Population.

The population was estimated in 1777 at 30,000. The first census taken, in 1791, gave 85,425. The different enumerations from 1800 to 1880 inclusive have been as follows:—154,465; 217,895; 235,966; 280,652; 291,948; 314,120; 315,098; 330,551; 332,286. The very slight gain in the decades succeeding 1850 is accounted for by the large emigration from Vermont to the western portions of the country. Of the total population in 1880 291,327 were natives and 40,959 foreign-born. Of the latter class British America furnished the largest contingent, 24,620; Ireland 11,657; other parts of Great Britain 3773. The number of coloured was 1057; the excess of males over females 1488. The number gathered in towns of from 4000 to 12,000 inhabitants was 37,800. The largest towns are Rutland, 12,149 (in 1886 two new towns were formed from it); Burlington, 11,365; St Albans, 7193; Bennington, 6333; Brattleboro, 5880; St Johnsbury, 5800. Montpelier, the capital, has 3219. The average density of population is 36.4 per square mile. The insane numbered 1015; idiotic, 803; blind, 486; paupers, 1564; inmates of prisons and reformatories, 261. The births in 1885 were 6592, or 22.1 per 1000 of population, and the deaths 5358 (average age as reported, 41.95 years; percentage of deaths to population, 1.61). The number of divorces in 1860 was 94, one to every 23 marriages; in 1880 the number was 129 (one to 20 marriages); and in 1885 it was 94 (one to 287 marriages).

Agriculture.

Agriculture is the chief occupation of the State. The 35,522 farms make up a total of 4,882,588 acres, of which 3,286,461 are improved land. The western portion of the State contains the finest tracts of arable land; the climate as well as the soil of the Champlain valley is especially adapted to fruit-raising, the surface of the lake being but 90 feet above sea-level. The average size of farms in Vermont is 137 acres; the total estimated value of the farms in 1880 was $109,346,010, and of the total products in 1879 $22,082,656. Subjoined are the figures relating to the leading crops:—wheat,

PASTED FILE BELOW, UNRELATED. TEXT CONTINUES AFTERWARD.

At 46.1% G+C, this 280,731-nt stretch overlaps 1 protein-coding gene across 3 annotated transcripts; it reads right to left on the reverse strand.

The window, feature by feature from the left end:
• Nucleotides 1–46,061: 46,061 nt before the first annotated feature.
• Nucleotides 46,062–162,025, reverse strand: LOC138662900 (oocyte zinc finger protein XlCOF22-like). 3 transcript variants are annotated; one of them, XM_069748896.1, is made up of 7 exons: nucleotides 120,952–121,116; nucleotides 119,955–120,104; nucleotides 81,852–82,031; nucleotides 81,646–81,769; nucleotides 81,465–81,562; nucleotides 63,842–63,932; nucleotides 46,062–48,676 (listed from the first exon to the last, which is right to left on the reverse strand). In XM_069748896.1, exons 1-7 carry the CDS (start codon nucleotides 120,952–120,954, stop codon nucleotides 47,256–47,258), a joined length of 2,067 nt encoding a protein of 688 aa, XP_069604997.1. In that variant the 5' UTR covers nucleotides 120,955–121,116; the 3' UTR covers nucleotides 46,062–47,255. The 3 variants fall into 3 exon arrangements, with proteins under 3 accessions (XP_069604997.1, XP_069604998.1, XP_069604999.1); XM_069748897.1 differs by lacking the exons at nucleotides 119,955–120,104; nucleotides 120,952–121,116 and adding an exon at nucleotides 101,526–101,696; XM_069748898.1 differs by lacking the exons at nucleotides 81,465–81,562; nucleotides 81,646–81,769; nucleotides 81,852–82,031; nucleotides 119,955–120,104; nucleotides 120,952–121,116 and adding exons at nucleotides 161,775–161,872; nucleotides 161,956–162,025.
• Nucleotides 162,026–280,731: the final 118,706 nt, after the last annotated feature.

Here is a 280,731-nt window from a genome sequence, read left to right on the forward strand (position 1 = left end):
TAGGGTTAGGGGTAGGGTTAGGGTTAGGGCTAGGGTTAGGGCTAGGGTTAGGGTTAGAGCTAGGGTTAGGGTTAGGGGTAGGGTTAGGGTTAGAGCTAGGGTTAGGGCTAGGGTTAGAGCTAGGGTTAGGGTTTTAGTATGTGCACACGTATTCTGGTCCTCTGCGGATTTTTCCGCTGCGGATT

337,257 bushels, averaging 16.28 bushels per acre; oats, 3,742,282 bushels, averaging 37.6 bushels per acre; Indian corn, 2,014,271; potatoes, 4,438,172 bushels; hay, 1,051,183 tons. The wool clip was 2,551,113 ℔; and there were 217,033 cows, producing 25,245,826 ℔ of butter (12,137,980 ℔ in 1850) and 6,121,130 ℔ of cheese (8,720,834 in 1850). The value of orchard products amounted to $640,942. Of maple sugar Vermont produces more than any other State,—in 1880 11,261,077 ℔, or 30.8 per cent. of the whole production of the United States, besides 128,091 gallons of molasses.

Live Stock.

In 1880 the State possessed 75,215 horses, 283 mules and asses, 18,868 working oxen and 167,204 other cattle (exclusive of milch cows), 439,870 sheep, and 76,384 pigs. Much attention is given to the raising of improved stock. The rearing of fine breeds of sheep for exportation is a lucrative business.

Fisheries.

Lake Champlain abounds in fish of various kinds. Great pains have been taken of late years to stock the numerous ponds and streams of the State with salmon, trout, carp, and bass. Both fish and game are protected by stringent laws, and to some extent by special police supervision.

Manufactures.

In 1880 there were 2874 manufacturing and mechanical establishments, the average number of operatives 17,540, and the value produced in 1879 was $31,354,366. Eight firms manufactured cotton, 44 woollen goods, 227 flour and grist-mill products, 56 furniture, 77 leather, 95 tin-ware, copper-ware, &c., 35 agricultural tools, and 688 lumber. The State rates as nineteenth in value ($3,258,816) of lumber products, while Burlington ranks third in importance among the lumber markets of the United States. Eighteen marble quarries produced a value of $1,340,050; there are also granite and slate quarries,—61 quarries in all, with a total production in 1879 of $1,752,333.